Truman hadn’t used any malt extract before the war. My guess is that they adopted it to compensate for the loss of malt made from American grain. This usually contained more enzymes than UK malt. The enzyme-rich malt extract would make up for this. It’s far more common to see the use of malt extract at small breweries rather than at large national concerns like Truman.
Though caramel doesn’t appear in any specific brew, it does pop up in materials totals. Material. So I know it was being use, just not where and in which quantities.
The relative proportions of adjunct and sugar have changed. While before the war both were around 8%, that had changed by 1946. In most cases the percentage of adjuncts had increased considerably, while that of sugar had fallen.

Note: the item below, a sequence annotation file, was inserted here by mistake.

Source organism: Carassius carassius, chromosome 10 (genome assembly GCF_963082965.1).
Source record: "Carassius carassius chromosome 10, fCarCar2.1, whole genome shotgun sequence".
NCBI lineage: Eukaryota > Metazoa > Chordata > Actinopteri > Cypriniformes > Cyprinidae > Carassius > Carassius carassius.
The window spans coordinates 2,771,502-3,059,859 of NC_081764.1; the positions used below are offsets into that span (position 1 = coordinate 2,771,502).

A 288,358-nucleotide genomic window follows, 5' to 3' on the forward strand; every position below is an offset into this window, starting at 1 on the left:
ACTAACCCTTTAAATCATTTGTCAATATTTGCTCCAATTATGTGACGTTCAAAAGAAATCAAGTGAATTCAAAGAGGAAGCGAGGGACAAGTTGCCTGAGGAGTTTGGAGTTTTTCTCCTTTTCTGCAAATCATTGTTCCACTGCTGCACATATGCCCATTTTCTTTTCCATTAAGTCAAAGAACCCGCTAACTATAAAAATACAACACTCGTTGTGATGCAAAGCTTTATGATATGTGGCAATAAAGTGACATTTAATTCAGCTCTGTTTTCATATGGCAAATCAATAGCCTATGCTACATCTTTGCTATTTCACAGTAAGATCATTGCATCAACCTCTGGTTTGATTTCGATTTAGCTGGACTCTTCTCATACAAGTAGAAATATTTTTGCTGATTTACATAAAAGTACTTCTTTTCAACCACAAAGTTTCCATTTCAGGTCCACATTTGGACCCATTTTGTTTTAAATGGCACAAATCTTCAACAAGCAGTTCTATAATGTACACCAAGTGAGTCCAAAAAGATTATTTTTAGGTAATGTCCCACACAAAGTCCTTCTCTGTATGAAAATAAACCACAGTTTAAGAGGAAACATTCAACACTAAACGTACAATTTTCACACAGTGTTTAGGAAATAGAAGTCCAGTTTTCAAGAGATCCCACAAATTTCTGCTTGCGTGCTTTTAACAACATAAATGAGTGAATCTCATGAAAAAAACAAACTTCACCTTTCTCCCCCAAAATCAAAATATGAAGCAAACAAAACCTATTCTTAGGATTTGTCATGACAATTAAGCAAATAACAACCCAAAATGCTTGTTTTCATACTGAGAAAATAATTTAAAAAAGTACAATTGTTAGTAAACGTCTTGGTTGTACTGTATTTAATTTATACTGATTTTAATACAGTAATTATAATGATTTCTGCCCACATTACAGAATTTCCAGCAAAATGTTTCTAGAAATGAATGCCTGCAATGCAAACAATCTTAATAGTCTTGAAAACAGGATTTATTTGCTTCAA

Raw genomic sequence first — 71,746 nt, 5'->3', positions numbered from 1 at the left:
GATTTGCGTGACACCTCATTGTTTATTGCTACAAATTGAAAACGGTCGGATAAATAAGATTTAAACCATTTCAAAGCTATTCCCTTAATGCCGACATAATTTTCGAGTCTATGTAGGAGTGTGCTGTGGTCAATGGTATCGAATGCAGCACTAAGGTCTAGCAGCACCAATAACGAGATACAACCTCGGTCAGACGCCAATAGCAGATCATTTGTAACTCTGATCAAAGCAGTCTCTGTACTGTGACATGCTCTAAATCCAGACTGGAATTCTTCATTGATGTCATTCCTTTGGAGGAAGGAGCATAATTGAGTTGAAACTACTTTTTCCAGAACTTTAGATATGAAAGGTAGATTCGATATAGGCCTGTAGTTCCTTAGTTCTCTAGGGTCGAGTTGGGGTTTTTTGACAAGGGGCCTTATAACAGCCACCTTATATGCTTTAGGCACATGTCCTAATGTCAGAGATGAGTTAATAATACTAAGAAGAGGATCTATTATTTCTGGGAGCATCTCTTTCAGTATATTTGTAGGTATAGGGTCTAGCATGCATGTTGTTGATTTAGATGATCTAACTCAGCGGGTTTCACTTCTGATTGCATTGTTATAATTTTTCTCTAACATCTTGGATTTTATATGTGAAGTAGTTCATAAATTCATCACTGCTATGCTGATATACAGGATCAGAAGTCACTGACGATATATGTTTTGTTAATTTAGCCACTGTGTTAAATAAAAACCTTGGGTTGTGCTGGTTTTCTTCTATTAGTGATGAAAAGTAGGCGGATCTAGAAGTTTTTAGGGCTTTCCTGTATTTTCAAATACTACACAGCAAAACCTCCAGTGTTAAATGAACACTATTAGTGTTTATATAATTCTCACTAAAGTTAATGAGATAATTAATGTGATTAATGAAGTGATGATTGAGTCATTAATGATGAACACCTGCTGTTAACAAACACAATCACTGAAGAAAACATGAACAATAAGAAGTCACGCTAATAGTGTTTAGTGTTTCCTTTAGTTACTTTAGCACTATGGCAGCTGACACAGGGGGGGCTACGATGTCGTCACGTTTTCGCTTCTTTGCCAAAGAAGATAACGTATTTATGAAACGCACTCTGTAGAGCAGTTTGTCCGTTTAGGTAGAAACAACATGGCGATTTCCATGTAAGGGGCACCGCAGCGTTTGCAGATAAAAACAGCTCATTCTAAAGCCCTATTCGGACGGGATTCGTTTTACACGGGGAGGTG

|Truman (Burton) adjunct and sugars in 1946|
|Beer||Style||OG||flaked barley||invert K||malt extract||Total non malt|
|P1 Bott||Pale Ale||1050.7||4.18%||4.18%||1.39%||9.76%|
|Truman brewing record held at the London Metropolitan Archives, document number B/THB/C/354.|